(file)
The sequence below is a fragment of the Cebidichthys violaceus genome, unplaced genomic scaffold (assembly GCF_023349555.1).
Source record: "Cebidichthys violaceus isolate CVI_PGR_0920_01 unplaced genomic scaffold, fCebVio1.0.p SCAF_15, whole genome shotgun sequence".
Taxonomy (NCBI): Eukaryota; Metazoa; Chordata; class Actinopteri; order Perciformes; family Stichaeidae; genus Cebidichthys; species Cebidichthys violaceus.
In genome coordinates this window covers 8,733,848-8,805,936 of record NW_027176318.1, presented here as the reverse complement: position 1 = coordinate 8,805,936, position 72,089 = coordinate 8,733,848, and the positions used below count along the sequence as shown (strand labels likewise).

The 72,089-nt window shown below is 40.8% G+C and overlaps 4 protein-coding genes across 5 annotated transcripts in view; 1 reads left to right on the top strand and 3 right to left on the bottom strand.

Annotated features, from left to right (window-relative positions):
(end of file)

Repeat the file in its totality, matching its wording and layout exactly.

The sequence below is a fragment of the Cebidichthys violaceus genome, unplaced genomic scaffold (assembly GCF_023349555.1).
Source record: "Cebidichthys violaceus isolate CVI_PGR_0920_01 unplaced genomic scaffold, fCebVio1.0.p SCAF_15, whole genome shotgun sequence".
Taxonomy (NCBI): Eukaryota; Metazoa; Chordata; class Actinopteri; order Perciformes; family Stichaeidae; genus Cebidichthys; species Cebidichthys violaceus.
In genome coordinates this window covers 8,733,848-8,805,936 of record NW_027176318.1, presented here as the reverse complement: position 1 = coordinate 8,805,936, position 72,089 = coordinate 8,733,848, and the positions used below count along the sequence as shown (strand labels likewise).

The 72,089-nt window shown below is 40.8% G+C and overlaps 4 protein-coding genes across 5 annotated transcripts in view; 1 reads left to right on the top strand and 3 right to left on the bottom strand.

Annotated features, from left to right (window-relative positions):